And you're right about Y2K. I'm not one of the doomsayers, but I do expect quite a few places to lose electrical power as a result of Y2K glitches. There's an article in the current Scientific American that lists best-case, expected, and worst-case scenarios for utility problems. They say 5% of households losing power for periods of up to a month is best-case. As I recall, they had something like 15% as expected, and 75% as worst-case. Those numbers are big enough (and the expected duration of outages is long enough) to make buying a generator good insurance, particularly since Y2K hits right when a lot of people have snow outside their windows. And I wouldn't want to be one of the folks standing in line to buy a generator right before the big event.

My friend John Mikol tells me that he gets about 8 hours from a 5-gallon tank when his 5 KW generator is running at about half load. I'm going to assume that as a working figure, and plan to be able to run mine for 4 hours per day for a month--enough to keep the furnace running and the freezers frozen. That translates into about 75 gallons of gasoline. I have a 20-gallon metal container that I'll fill late next fall, which takes me down to 55 gallons required. We'll also fill both our trucks' tanks, which hold 22.5 gallons each, or 45 gallons. Leaving 5 gallons or so of that for mobility, that means I need to store about 15 gallons in regular gas cans. We have two 6-gallon cans now, so I'll probably pick up two or four more.

Then, of course, there will be neighbors and friends who don't have generators, so I expect those of us that do will be hosting others in our homes. Those others will also have cars with gasoline in the tanks, so fueling the generators for long periods may be less of a problem than some expect. I suspect that in the areas that do experience long-term power outages, there'll be some month-long house parties going on.

Although I don't expect catastrophic problems from Y2K glitches, one thing that does worry me is the food supply. Most people don't realize that the average metropolitan area has only a 2- to 3-day supply of food in grocery stores and warehouses. Obviously, most people have at least several additional days' worth stored at home, but major dislocations in food delivery could cause some real problems, so I'll plan to have quite a bit of stored food on hand. Water, too. Municipal water plants depend on electrical power for pumping. All of them have backup generators, but how many days' fuel they have for them varies widely.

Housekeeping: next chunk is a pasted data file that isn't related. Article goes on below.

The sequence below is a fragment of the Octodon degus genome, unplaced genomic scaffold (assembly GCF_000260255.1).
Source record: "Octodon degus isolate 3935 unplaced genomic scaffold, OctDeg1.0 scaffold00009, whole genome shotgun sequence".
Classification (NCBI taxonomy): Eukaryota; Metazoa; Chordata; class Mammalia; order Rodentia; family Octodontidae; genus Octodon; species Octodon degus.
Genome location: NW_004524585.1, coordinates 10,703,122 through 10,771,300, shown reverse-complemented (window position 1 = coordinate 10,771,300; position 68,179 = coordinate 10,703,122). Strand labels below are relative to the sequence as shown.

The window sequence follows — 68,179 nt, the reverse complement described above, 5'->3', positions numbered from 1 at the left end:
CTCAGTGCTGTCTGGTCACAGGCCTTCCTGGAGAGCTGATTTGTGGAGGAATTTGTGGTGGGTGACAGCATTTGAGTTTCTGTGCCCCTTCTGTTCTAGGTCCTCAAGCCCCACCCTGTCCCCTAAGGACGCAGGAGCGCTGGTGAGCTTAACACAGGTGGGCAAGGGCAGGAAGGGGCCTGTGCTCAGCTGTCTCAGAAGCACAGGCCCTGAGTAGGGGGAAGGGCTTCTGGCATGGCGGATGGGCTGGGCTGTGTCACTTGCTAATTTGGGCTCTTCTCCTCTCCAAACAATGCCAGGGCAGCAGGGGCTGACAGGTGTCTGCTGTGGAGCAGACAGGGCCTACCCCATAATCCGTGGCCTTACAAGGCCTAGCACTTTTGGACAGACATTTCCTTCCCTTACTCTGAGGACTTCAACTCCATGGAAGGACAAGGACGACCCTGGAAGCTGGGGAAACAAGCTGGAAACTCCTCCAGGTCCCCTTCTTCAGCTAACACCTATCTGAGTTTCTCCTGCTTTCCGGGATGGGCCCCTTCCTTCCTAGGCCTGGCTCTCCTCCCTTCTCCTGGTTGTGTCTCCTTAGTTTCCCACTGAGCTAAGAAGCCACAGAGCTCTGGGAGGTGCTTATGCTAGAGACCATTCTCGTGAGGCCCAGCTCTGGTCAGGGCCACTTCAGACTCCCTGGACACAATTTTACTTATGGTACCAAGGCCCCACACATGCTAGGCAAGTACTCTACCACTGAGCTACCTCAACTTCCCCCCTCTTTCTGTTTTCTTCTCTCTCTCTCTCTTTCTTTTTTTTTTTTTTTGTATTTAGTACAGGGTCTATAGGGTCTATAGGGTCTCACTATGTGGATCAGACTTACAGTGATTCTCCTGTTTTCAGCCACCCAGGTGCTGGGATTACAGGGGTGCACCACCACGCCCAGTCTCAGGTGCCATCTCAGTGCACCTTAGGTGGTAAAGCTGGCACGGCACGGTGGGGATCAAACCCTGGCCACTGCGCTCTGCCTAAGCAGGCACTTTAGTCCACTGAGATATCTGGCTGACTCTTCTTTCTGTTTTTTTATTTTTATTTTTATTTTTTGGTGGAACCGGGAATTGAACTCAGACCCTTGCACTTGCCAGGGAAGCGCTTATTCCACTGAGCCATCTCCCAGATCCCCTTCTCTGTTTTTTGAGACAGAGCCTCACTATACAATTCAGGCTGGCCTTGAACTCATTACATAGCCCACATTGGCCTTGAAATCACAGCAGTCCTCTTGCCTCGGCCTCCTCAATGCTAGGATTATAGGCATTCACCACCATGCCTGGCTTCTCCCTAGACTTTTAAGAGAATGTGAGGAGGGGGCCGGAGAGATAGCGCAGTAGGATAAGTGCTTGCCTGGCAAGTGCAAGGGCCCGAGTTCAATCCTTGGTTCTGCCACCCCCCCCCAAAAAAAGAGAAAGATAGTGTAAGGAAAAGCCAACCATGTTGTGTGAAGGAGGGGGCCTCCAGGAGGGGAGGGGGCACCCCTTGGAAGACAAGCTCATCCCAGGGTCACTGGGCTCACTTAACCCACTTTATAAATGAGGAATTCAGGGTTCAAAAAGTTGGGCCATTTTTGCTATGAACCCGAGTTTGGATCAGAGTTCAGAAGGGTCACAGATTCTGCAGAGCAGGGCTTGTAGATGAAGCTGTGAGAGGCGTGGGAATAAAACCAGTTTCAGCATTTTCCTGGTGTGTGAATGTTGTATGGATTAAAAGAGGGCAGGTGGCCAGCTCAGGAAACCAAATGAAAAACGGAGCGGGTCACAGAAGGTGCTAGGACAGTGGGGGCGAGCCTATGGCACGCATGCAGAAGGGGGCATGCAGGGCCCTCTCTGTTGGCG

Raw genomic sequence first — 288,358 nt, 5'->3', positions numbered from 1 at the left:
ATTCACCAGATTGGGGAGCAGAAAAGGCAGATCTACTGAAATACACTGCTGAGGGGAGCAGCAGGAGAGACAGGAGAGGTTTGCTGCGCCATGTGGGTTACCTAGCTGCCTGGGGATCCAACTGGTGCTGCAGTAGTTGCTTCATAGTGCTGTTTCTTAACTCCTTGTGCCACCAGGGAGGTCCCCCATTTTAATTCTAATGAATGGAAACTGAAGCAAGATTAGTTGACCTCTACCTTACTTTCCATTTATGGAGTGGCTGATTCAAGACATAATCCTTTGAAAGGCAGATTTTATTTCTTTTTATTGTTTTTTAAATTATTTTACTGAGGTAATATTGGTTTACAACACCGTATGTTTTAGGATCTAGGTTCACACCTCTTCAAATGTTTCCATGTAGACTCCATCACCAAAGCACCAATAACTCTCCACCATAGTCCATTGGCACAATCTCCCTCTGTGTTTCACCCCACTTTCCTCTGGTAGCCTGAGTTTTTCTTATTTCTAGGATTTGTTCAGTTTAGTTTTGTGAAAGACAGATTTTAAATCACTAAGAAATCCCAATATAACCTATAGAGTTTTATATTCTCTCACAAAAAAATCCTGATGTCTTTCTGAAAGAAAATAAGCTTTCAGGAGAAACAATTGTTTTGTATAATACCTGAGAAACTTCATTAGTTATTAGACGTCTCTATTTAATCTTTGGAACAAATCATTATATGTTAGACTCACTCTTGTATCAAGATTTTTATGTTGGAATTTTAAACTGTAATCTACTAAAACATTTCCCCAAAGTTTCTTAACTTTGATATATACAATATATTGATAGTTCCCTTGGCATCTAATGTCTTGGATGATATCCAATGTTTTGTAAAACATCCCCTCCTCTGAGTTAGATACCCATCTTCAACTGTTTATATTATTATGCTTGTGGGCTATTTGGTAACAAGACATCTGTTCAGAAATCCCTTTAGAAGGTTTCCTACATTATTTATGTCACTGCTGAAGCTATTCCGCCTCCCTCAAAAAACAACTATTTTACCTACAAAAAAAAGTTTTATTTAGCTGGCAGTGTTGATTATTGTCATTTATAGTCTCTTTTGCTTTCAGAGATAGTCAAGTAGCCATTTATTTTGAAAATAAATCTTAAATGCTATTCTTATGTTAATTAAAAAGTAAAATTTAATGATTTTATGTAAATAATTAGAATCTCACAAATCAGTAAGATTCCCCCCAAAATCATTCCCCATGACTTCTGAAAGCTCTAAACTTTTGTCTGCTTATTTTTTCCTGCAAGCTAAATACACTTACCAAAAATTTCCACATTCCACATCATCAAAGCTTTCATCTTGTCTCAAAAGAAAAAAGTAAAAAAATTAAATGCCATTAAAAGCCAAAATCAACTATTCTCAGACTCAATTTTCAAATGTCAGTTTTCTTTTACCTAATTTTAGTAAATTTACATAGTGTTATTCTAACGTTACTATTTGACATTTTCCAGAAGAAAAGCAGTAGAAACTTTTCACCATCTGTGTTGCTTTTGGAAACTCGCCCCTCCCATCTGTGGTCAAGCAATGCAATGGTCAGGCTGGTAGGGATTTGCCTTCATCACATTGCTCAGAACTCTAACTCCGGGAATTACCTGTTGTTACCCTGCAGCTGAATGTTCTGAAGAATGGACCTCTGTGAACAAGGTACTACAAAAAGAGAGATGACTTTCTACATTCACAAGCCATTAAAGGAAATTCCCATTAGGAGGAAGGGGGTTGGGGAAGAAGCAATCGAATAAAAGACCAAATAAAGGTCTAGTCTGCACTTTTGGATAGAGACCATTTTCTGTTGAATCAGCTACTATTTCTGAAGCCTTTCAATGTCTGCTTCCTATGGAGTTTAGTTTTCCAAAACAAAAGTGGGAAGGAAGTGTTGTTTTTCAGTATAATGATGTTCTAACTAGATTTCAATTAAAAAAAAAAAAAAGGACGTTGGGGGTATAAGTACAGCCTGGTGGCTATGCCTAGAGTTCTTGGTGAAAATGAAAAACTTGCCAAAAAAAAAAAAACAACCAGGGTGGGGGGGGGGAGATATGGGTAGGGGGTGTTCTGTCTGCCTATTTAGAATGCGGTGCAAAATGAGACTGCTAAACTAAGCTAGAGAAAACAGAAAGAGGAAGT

So, being prepared sounds reasonable. If the power outages never materialize, you may feel somewhat an idiot for being all dressed up with nowhere to go. If they do, you'll be glad you prepared for them.

* * * * *

And the following from Ric Locke. It's pretty long, so I'm posting with embedded comments rather than trying to put all of my remarks at the end:

"(E)ven growing up in the North, I learned in history classes that the American Civil War was the Second American Revolution, that it was fought over States' Rights, and that the abolition of slavery was a secondary issue, at best."

Congratulations. You appear to be more or less a contemporary (I was born in 1948). If you have kids, you may know that there are very few places where that's taught in the schools now, and University academics are actively hostile toward the notion, even in most Southern universities.

"Northerners fought to preserve the Union. Southerners fought to defend the Confederacy..."

Well, no. I can't speak in much detail about Northerners, except to say that slavery was an important recruiting-poster factor. But Southerners regarded the Confederacy as, at BEST, a means to an end.

Of course they used it on recruiting posters. But again, slavery was not the major issue. Southerners were upset that the federal government was attacking their "peculiar institution", a subject that they believed was the business of the States and not of the federal government. People who owned no slaves fought, not to protect the institution of slavery, but to protect the right of their States to self-determination.

"Lincoln didn't get around to freeing the slaves until he issued the Emancipation Proclamation halfway through the war...(t)he slaves in the Border states, where he did have control, remained slaves."

Tell that to anybody under 30. Then take a picture, and use it to illustrate the concept of "incredulity."